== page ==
from a talk given by Dr. Lucy J. Slater

This is not a story of a great knight, Sir Robert Dalton of Bispham, who rode forth to the battle of Crecy in 1346, in his best armour with his squires, his standard bearer and even a priest with a portable altar, so that he could have communion if all did not go well at the battle. It is not the story of a cavalier like Sir Robert of Thurnham, who rode with Prince Rupert in his plumed velvet hat and the high riding boots which proved to be so disastrous at the battle of Worcester, in September 1651. When their horses had been shot from under them, they could neither fight nor run away, thanks to their tight high heeled boots.

No, this is the story of hard labour, the everlasting fight against ill health, poor housing and near starvation, which was the lot of the Oldham Daltons. In 1664, as we saw in the article "Three Dalton Families of Oldham" in DGS Journal 15 (2) 1986, a John Dalton and his wife, Ellen, baptised a child, John, at Oldham St. Mary's. No mention of the name Dalton had occurred in the parish registers before then. But a recent search through the Oldham St. Mary's registers and the IGI have produced the fact that Ellen Jackson, was baptised at St. Mary's on 9 March 1634, daughter of Thomas Jackson of Jackson's Pit, and also that Thomas Jackson married Elizabeth Clarkson at Bury, on 18th November, 1632.

So it seems that John Dalton may have come from Bury. The printed registers of Bury St. Peter's, produced the facts that John, son of John Dalton was baptised there on 29 October 1658 and buried on 5th March 1658/9. Also Alice, a daughter of John Dalton could have been the child that John and Ellen buried at Oldham in 1665. I have not yet found the marriage of John Dalton and Ellen Jackson, despite extensive searches of the parish registers of Rochdale, Saddleworth, Ashton, Middleton and Manchester.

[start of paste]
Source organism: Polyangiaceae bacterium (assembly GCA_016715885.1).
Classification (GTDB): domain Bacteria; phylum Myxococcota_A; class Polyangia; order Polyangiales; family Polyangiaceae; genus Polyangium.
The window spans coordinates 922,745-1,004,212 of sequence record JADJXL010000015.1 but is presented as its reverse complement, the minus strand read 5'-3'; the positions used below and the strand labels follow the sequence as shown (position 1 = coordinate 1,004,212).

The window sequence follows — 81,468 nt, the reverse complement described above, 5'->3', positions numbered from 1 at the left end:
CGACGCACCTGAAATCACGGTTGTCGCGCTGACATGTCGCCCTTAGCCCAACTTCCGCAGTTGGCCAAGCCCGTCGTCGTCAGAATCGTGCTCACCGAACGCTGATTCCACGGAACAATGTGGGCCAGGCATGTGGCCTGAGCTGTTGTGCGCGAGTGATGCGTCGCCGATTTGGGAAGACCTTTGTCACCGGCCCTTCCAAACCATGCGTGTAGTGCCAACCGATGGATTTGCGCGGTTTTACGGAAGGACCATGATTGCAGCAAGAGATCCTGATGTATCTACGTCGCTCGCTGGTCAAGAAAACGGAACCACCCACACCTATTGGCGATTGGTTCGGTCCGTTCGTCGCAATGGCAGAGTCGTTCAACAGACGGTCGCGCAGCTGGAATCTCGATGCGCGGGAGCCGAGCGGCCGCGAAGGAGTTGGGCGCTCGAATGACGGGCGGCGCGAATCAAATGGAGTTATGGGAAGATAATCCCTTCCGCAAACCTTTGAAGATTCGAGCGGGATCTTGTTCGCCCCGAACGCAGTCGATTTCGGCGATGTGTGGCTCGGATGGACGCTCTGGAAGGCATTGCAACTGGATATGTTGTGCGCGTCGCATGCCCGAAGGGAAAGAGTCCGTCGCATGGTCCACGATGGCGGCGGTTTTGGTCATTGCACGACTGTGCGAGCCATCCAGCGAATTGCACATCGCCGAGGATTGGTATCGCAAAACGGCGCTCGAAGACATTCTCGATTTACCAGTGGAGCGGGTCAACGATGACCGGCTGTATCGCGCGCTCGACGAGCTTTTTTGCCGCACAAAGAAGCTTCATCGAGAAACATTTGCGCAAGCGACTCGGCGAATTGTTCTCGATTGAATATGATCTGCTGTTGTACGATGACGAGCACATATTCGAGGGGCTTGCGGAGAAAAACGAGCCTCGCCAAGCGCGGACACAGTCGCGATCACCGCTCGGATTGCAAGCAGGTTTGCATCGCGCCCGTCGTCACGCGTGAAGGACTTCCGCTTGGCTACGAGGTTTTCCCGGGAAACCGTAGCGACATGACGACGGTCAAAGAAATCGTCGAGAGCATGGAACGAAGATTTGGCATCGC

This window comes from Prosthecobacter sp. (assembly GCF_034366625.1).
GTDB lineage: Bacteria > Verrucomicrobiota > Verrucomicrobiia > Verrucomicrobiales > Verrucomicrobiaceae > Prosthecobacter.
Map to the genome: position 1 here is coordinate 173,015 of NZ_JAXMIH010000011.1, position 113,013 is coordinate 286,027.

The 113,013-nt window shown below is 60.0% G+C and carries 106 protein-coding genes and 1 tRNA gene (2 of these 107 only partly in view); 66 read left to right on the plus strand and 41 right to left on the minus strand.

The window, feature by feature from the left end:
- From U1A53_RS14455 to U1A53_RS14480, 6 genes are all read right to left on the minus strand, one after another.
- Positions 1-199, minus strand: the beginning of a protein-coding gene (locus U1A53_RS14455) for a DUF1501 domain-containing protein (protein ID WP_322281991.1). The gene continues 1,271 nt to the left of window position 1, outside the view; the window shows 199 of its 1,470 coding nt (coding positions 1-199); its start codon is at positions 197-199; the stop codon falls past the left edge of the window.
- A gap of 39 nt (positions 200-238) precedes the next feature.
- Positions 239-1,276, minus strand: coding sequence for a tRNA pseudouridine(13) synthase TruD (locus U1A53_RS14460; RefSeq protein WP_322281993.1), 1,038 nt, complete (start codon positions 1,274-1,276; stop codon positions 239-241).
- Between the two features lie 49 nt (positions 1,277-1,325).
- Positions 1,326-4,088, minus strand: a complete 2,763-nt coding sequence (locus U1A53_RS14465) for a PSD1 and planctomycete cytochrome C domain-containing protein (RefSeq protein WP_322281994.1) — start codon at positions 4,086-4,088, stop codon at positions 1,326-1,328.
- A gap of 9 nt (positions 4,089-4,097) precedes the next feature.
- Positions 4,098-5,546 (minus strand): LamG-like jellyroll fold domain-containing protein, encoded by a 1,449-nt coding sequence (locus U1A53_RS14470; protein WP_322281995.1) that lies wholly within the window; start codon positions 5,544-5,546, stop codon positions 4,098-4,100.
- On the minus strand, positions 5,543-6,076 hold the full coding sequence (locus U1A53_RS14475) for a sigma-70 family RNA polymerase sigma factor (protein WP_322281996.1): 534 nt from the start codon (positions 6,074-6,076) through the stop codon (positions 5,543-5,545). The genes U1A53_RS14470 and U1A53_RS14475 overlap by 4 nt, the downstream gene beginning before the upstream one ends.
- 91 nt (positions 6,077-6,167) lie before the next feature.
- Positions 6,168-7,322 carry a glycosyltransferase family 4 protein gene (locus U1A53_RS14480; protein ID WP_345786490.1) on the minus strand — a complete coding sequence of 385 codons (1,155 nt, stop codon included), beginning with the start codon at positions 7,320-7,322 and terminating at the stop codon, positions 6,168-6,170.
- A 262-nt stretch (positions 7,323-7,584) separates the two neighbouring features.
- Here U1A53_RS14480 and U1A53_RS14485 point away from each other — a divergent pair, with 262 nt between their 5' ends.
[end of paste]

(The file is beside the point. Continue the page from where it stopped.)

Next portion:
Certainly, the couple came to Oldham bringing with them three other children, John, James and Robert, who was probably the eldest son of John, but could have been his younger brother. It was probably the Act of Settlement after the end of the Civil War which brought John and Ellen to Oldham. Under this act, people wandering the countryside had to make their way back to their parish of origin and settle there. There seems to be some connection with Fox Denton, as Robert and one of his daughters married partners from there. Robert married twice and had eleven children, of who seven were buried as children in Oldham. His offspring seem to have moved away from Oldham soon after 1740 and we hear no more about them.

The Dalton family lived at Jackson's Pit, which was probably at that time an open cast coal pit belonging to Ellen's father, Thomas. John's second son, James, became a coal miner and his youngest son became a hand loom weaver. (Charts 1, 2, 3, of DGS Journal 15, 1986) show the descendents of John and the descendents of James are given in charts 5, 6, 7, and of the paper, "The Owd'am Rough Yeds"). The object of this paper is to piece together the remaining branches of the Daltons of Oldham, which have not already been covered by the previous papers. They were mainly weavers by trade.

The method used to put together the first part of these family trees up to about 1700 was a simple one developed in the 1960's by me and Dr. Scofield, using the Cambridge ICL Titan computer. Firstly, all references to the family name Dalton were extracted from the parish registers of Oldham St. Mary's. These were then sorted into strict time sequence and pieced together into family groups. This method always works well, even when it is done by hand, provided that the population study is not too large and is a closed one in the sense that not many people enter or leave the population except by birth or death.

Oldham was such a population at that time to about 1800. In 1790, it was about 1600, by 1811 it had risen tenfold by immigration to 16,500, 28,000 in 1841 and 40,000 in 1851. For more information about this approach to family history, see Peter Laslett, "The World We Have Lost", Methuen, 1965 and "Identifying People In The Past" by E. Wrigley, Edward Arnold, 1973. After about 1700, the population explosion means that this method cannot be expected to work well and it has to be supplemented by the ordinary hit and miss methods of family history.